This better supports workflows that rely on these compression types. You no longer have to break out other tools just to view a RAR or 7z download. The experience is now seamless end-to-end.

RGB Peripheral Customization

Controlling RGB devices has never been easier. (Image credit: Windows Central)

RGB lighting has become immensely popular on PC components and peripherals like keyboards, mice, headsets, monitors and more. But efficiently controlling the RGB effects across devices from different vendors hasn’t been straightforward.

Windows 11 23H2 aims to improve this by integrating RGB peripheral customization directly into the OS. There will be dedicated effects and synchronization controls built right into Settings.

You’ll be able to customize lighting effects on any Windows compatible RGB gear like keyboards, mice, and headsets. For monitors and other external RGB kit, Windows can automatically detect and surface available customization options provided by the manufacturer.

This makes it much simpler to standardize lighting across your system – settings like color, patterns, brightness and speed can be configured in one place and synced across accessories.

Advanced trigger-based effects will also be supported, like having your keyboard light up red when your CPU or GPU exceeds a certain temperature. Gamers will appreciate the seamless peripheral customization experience this enables.

Dark Mode Comes to Paint

Dark mode in Paint. What more is there to say? (Image credit: Microsoft)

The venerable Paint application has been a part of Windows for over three decades, evolving from a simple 16-color drawing tool to a capable basic image editor included free with the OS.

With Windows 11 23H2, Paint is finally getting a dark mode to match the rest of the system UI. You’ll be able to switch it to a darkened theme that’s easier on the eyes when working at night.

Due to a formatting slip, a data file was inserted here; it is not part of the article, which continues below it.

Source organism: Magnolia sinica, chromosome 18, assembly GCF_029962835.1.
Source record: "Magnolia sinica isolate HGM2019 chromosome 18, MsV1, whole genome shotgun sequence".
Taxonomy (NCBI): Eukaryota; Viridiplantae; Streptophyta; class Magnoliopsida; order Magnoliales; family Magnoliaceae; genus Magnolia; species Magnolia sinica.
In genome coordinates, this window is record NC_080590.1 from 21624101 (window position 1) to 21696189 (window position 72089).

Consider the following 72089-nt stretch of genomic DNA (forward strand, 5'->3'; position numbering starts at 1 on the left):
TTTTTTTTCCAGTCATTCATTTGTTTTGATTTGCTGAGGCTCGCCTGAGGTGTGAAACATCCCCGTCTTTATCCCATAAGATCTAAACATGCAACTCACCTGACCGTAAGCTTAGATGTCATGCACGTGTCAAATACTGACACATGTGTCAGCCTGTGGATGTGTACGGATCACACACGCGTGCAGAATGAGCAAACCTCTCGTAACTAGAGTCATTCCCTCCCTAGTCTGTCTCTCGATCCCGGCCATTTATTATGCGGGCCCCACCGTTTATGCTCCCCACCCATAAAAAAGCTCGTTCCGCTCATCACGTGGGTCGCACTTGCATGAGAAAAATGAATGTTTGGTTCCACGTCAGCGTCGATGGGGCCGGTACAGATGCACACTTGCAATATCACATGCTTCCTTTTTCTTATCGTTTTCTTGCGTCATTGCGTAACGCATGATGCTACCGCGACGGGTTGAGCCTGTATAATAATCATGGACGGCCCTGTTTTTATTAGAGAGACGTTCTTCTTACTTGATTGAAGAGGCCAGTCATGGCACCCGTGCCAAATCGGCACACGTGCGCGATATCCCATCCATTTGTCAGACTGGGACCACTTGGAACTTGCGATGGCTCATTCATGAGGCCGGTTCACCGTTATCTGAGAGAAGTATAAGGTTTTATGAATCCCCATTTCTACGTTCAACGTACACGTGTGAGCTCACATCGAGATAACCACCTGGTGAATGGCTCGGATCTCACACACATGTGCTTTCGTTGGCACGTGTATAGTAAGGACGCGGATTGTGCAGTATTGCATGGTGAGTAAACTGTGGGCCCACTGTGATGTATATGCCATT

Other usability improvements include better zoom functionality while drawing. Previous versions only allowed zooming the canvas area, meaning you couldn’t actually see where your mouse was pointed when zoomed in. The updated Paint will zoom the entire app window including toolbars.

There are also enhanced shake controls that allow you to quickly undo multiple steps. Overall, these changes modernize Paint and make it feel less dated. The classic app isn’t going anywhere.

Widgets Board Customization

The new Widgets board with MSN removed. (Image credit: Microsoft)

The personalized Widgets board introduced in Windows 11 provides quick access to information like news, weather, sports, and calendar events. Third party developers can create widgets that get dynamically updated.

In 23H2, Microsoft is adding more customization options to the Widgets experience. For example, you’ll be able to turn off the pre-populated MSN feed if desired.

The overall layout and sizing of widgets will be more configurable as well. And you’ll be able to resize the Widgets panel for better multitasking on larger displays.

APIs will allow third-party widgets to blend in more seamlessly rather than feeling bolted on. These enhancements respond to user feedback for a more personalized widgets experience catered to your preferences.

Windows Dev Tools

You’ll be able to create a dedicated dev drive straight in the Settings app. (Image credit: Windows Central)

For developers and power users, Windows 11 23H2 contains a couple handy new tools and capabilities.

First is the introduction of Windows Dev Home – a centralized overview panel designed to boost productivity for coders and tech enthusiasts. Dev Home provides quick access to system resources, active projects, Git status, Microsoft 365 docs, widgets for Azure DevOps, and more all in one view.